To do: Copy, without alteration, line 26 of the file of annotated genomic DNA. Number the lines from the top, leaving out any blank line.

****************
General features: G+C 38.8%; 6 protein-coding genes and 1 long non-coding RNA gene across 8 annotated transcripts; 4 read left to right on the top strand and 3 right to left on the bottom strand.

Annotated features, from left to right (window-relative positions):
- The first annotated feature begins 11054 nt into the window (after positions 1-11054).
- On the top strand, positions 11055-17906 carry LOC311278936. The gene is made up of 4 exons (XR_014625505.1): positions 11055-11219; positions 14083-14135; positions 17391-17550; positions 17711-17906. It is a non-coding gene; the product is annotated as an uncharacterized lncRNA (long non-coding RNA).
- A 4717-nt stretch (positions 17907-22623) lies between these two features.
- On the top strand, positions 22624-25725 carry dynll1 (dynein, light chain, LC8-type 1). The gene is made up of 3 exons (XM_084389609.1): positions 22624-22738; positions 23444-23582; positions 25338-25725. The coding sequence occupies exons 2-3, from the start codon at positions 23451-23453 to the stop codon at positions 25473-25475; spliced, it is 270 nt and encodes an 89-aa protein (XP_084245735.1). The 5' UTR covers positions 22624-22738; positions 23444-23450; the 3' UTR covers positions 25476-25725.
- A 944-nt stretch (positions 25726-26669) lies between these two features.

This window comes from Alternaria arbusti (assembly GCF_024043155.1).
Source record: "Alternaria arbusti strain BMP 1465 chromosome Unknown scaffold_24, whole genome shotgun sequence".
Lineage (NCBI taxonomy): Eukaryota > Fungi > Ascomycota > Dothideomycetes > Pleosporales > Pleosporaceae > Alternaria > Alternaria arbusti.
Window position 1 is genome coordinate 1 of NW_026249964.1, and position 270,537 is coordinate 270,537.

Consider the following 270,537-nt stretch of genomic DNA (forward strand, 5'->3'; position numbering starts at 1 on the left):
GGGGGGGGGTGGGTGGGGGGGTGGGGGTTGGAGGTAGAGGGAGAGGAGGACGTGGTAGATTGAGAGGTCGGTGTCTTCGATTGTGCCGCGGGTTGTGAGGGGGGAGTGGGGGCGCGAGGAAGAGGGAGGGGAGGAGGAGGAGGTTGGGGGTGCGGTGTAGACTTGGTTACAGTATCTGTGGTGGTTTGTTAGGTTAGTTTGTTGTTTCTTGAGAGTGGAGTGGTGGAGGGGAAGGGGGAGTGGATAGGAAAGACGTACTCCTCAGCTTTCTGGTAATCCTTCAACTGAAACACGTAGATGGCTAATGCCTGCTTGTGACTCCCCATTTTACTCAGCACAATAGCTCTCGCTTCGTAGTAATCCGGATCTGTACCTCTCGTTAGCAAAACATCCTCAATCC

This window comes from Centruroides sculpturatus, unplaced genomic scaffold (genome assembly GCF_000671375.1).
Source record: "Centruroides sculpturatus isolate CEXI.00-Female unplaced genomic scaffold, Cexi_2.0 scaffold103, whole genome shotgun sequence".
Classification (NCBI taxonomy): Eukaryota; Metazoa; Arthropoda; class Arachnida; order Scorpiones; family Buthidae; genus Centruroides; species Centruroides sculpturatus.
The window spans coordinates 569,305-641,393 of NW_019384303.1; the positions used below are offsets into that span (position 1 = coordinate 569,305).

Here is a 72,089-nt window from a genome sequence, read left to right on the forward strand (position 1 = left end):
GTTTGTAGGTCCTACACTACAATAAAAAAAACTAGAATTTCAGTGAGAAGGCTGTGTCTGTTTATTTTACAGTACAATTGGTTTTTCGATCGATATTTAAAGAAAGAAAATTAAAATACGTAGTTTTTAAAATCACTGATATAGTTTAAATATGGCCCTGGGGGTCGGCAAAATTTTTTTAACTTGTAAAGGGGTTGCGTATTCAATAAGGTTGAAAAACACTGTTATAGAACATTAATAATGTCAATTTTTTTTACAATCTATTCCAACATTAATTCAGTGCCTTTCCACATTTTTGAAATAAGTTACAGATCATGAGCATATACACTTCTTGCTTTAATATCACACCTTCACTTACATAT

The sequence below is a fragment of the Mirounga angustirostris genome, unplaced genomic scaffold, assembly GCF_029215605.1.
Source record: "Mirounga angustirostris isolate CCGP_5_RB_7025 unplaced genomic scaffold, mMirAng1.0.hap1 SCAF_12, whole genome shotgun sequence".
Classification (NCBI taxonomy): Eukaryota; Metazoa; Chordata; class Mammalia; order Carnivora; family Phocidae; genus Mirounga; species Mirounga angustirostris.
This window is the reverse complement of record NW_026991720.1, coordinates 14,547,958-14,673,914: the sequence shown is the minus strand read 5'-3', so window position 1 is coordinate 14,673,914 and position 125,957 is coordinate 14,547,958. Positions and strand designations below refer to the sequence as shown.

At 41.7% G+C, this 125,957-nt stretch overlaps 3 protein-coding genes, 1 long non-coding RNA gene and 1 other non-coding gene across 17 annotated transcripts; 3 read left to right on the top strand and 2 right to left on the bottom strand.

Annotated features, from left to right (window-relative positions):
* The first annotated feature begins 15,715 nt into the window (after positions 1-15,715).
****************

* The first annotated feature begins 15,715 nt into the window (after positions 1-15,715).